A leaky gut cause large food particles to diffuse directly into the bloodstream, which increases inflammation throughout the body. Increased inflammation leads to all achy joints, autoimmunity, and many other diseases.

When we have so much inflammation in our guts, our intestinal cells can’t absorb and digest food the way they should. The cells in your body, including brain cells, don’t receive the nutrients they need to keep us healthy. 95% of brain chemicals are produced in the gut, so if your intestines can’t function properly, you can experience depression, anxiety, irritability, and poor thinking.

Interestingly, good bacteria actually help us to make healthy neurotransmitters. When we are stressed, toxic, or eating food that isn’t good for the body, our good bacteria die off. Low levels of lactobacillus in particular has been linked with depression.

Treatment for Gut Function Problems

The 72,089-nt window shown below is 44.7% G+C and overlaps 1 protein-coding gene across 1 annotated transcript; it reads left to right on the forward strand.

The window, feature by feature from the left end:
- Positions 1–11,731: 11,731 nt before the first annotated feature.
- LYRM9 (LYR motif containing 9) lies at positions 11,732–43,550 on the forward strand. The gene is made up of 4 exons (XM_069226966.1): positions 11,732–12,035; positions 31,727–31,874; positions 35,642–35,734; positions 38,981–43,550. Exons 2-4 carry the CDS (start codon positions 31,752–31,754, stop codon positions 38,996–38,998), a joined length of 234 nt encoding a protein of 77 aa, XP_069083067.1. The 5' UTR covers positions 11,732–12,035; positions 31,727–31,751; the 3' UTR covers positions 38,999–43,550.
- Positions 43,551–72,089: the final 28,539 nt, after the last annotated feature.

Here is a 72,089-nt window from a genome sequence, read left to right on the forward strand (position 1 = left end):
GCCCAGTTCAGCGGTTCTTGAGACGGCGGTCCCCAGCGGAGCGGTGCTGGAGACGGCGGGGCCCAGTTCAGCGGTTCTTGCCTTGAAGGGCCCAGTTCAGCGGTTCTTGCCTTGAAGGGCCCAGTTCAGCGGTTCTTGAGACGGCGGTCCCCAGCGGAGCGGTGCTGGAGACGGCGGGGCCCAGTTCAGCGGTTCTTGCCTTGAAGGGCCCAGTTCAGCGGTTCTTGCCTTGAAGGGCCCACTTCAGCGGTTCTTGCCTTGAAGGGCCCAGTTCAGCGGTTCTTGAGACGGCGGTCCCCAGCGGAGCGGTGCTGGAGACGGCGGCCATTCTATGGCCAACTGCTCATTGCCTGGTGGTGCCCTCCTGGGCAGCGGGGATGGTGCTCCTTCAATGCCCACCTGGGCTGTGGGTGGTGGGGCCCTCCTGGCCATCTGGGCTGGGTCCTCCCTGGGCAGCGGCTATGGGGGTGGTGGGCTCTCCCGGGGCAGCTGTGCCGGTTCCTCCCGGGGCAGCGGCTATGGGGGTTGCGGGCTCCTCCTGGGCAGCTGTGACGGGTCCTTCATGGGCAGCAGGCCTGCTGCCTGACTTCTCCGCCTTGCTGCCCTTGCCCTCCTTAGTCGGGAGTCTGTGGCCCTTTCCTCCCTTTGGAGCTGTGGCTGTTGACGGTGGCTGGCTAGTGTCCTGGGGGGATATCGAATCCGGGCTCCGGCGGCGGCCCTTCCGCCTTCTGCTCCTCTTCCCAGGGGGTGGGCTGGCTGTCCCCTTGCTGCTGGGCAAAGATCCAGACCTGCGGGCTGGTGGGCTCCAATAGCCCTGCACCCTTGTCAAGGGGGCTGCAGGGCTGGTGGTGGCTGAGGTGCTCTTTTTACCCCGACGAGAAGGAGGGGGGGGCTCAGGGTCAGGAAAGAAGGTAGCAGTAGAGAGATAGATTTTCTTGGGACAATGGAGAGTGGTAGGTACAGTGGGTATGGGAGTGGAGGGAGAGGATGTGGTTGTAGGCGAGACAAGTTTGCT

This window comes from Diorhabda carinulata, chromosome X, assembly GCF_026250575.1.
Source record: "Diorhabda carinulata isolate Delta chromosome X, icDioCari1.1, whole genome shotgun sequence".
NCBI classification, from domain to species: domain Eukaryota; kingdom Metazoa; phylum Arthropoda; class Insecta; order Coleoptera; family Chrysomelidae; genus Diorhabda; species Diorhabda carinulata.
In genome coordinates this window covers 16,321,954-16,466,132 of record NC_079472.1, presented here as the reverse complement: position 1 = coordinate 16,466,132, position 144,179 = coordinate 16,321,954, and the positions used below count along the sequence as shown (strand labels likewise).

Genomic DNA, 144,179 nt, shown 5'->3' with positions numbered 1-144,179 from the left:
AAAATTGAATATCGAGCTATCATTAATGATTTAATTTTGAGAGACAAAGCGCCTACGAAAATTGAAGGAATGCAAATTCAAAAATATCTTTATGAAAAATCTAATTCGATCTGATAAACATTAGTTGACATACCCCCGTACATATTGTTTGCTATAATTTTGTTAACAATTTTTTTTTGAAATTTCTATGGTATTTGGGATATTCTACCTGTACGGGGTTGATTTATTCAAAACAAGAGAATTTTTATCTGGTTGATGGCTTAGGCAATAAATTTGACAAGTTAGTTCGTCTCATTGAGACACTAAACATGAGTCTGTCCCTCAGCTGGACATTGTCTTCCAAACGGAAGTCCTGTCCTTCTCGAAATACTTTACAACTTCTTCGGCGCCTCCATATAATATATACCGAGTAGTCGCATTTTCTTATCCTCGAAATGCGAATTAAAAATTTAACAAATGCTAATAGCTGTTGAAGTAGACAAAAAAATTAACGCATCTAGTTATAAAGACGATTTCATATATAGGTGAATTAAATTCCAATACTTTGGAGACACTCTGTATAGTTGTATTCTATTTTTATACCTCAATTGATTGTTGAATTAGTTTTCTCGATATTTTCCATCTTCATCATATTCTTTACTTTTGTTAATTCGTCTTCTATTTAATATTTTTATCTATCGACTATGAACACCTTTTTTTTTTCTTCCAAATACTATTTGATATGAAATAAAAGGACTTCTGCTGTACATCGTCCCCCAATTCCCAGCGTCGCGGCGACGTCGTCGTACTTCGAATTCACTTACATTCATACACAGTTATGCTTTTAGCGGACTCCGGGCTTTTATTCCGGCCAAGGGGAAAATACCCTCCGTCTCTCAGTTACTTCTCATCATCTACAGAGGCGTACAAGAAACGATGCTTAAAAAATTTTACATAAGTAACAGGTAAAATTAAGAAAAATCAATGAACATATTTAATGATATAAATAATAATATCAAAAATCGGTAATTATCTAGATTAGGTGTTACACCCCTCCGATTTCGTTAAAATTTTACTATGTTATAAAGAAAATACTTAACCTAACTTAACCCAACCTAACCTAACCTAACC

Gut problems can be complex, and while a broad-based approach is best, a few simple tactics can be enormously helpful.


Diet is first and foremost for a healthy gut. Eliminate processed foods, increase fruits and vegetables, and avoid common food allergens such as wheat and dairy products. Drink water every day, at least half your bodyweight in ounces. Fiber is also essential for the health of our good bacteria; a daily intake of forty grams of fiber lowers the risk of colon cancer. Sometimes, we are so attentive to cleaning the outside of our bodies but we don’t think to clean the inside as well.

Remember, whatever you eat, the bacteria in your gut eats it too. Studies show that different foods encourage different strains of bacteria. If you eat junk food, you encourage bad strains of bacteria that actually cause you to crave more junk food. If you eat lots of vegetables, you encourage healthy strains of bacteria that cause you to want more vegetables.

Digestive Enzymes